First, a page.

X’s story is a common one among independent artists, many of whom need to keep day jobs in order to support their dreams of pursuing music full-time. Most artists who manage to get their music onto Spotify and are able to build a following on the streaming service often rely on the regularity of their royalty payments—not unlike we count on the regularity of a bi-monthly paycheck—to cover their monthly bills.

Until recently, Spotify reported their royalty statements to artists on a monthly basis, lulling several artists into a false sense of security concerning their payment schedule. “Payments were happening on a monthly basis, usually by the third week of every month,” said Artist X, but added that just over two months ago, they stopped altogether.

Like many independent artists, X originally took on a menial restaurant job to supplement his pursuit of a music career, but the regularity of Spotify’s payments had recently allowed him to ditch the 9-to-5 and work on music full-time—every independent artist’s dream, right? After months of regular payments, however, Spotify ceased their royalty statement reporting, and payments to X and legions of other independent artists began to fall behind by two months, forcing X to once again seek additional employment “because the royalty system with Spotify has proven to be unreliable!”

As other artists begin to speak out against Spotify’s unreliable and nontransparent payment system, Artist X maintains that he will continue to support the service and is grateful that it allows him to build a following. “Being so fond of the service almost makes it worse that it won’t pay me,” said X. and he has some suggestions on how Spotify can make it up to him and the other independent artists this delay has affected.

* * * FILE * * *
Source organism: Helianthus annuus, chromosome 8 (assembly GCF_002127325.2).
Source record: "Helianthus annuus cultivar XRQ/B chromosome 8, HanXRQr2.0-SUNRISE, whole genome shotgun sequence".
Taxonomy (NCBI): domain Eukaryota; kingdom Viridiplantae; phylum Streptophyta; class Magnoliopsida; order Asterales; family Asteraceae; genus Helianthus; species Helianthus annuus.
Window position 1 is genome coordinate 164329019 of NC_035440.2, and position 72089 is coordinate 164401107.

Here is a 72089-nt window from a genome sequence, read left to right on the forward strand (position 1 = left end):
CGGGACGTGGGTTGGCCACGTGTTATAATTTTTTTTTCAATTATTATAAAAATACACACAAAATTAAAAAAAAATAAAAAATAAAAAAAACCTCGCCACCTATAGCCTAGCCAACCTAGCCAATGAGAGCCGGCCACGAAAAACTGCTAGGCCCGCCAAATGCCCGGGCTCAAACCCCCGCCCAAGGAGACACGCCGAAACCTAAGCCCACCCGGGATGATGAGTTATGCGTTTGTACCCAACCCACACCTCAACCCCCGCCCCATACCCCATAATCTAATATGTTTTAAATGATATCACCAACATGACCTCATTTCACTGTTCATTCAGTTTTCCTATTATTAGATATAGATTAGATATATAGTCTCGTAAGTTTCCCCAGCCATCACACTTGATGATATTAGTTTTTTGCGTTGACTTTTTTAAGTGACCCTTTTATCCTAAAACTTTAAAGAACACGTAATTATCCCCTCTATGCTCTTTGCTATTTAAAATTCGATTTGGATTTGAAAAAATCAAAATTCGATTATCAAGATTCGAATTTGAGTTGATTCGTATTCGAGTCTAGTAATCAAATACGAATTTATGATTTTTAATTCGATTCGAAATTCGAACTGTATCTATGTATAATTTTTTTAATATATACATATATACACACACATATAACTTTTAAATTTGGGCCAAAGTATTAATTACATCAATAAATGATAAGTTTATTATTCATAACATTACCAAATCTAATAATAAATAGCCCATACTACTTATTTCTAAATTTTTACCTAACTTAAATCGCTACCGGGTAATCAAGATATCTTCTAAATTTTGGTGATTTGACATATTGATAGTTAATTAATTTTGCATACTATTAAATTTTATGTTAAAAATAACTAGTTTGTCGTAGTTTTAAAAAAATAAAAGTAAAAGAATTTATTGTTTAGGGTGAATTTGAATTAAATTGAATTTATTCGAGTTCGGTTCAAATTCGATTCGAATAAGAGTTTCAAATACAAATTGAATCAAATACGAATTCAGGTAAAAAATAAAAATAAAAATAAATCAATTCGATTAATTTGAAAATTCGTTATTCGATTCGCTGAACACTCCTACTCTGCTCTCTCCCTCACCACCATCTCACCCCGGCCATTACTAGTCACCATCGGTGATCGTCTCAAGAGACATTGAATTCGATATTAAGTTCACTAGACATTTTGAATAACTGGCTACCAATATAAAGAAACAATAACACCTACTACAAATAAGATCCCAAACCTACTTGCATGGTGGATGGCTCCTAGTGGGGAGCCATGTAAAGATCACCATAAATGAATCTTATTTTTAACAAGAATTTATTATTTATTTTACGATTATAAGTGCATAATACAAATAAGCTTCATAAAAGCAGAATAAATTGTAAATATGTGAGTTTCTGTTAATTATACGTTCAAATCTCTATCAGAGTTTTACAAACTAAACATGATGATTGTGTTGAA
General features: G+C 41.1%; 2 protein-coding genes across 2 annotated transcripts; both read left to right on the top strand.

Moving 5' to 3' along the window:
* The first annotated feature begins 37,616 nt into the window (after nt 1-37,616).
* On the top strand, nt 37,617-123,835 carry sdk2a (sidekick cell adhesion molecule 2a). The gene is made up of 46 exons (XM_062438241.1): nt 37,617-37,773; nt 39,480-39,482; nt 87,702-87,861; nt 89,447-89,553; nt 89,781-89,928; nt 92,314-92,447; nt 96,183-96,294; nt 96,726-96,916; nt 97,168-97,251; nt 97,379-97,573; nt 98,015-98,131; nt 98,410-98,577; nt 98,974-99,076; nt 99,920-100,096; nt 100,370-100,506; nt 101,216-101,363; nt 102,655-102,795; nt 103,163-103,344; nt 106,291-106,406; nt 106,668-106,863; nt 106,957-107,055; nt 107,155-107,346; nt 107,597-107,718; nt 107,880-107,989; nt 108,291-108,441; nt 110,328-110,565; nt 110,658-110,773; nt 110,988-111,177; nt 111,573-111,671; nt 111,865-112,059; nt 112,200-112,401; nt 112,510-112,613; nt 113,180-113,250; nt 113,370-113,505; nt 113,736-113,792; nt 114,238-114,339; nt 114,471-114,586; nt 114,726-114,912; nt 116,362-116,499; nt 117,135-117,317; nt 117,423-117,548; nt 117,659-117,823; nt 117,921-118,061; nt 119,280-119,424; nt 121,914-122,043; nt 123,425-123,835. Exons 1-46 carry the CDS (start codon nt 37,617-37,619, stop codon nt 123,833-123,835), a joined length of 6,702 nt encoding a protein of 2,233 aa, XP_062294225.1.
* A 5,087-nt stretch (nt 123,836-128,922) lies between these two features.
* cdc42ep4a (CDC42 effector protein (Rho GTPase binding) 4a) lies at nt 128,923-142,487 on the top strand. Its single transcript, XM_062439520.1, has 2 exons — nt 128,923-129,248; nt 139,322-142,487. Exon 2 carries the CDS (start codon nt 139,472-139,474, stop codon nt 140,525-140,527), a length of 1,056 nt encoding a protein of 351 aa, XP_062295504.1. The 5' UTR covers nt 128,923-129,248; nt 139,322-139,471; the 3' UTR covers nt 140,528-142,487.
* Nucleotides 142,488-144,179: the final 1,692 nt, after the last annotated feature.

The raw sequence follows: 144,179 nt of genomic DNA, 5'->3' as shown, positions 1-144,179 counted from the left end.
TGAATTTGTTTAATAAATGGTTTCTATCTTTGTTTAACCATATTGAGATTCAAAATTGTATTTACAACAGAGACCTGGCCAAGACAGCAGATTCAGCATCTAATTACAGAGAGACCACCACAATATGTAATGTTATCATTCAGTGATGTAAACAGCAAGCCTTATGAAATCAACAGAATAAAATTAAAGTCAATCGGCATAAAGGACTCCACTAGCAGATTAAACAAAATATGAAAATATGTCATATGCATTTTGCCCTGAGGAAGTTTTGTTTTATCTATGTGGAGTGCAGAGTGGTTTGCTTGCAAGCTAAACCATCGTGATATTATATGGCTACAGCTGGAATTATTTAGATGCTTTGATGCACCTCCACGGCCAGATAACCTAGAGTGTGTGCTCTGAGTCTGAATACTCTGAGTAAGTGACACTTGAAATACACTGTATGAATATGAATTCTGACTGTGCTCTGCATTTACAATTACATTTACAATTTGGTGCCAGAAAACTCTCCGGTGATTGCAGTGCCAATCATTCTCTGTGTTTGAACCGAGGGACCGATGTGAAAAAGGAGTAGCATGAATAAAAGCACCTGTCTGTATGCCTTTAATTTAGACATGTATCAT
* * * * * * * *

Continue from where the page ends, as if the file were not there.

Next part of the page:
So, how can Spotify turn things around for X and others like him? Simple: “Actually follow through with payments, and also make the process more transparent with its independent artists.”

X also suggests that Spotify let artists know when payments are to be expected, and to provide an explanation along with the updated payment date in the event of a delay. “This way,” explains X, “if people are going to rely solely on streaming income to pay bills, they’ll be able to actually plan and won’t be blindsided or given empty promises.”

Only time will tell if Spotify has a true commitment to the well-being of the artists that look to their service as a springboard for a full-time career in music, but something has to give. With a corporation as large as Spotify, and regardless of whether or not they are profitable despite 50 million active users, a two-month payment delay for the artists that contribute music is unfortunate at best and absolutely unacceptable if the service intends on remaining the standard for on-demand digital music consumption.

Though a sobering reality for independent artists across the world trying to sustain a career in music in 2017, it shouldn't detract anyone from passionately continuing their pursuit. I can only hope Spotify takes this problem as seriously as it’s being taken by the artists who no longer have a reliable stream of revenue to back their artistic pursuits.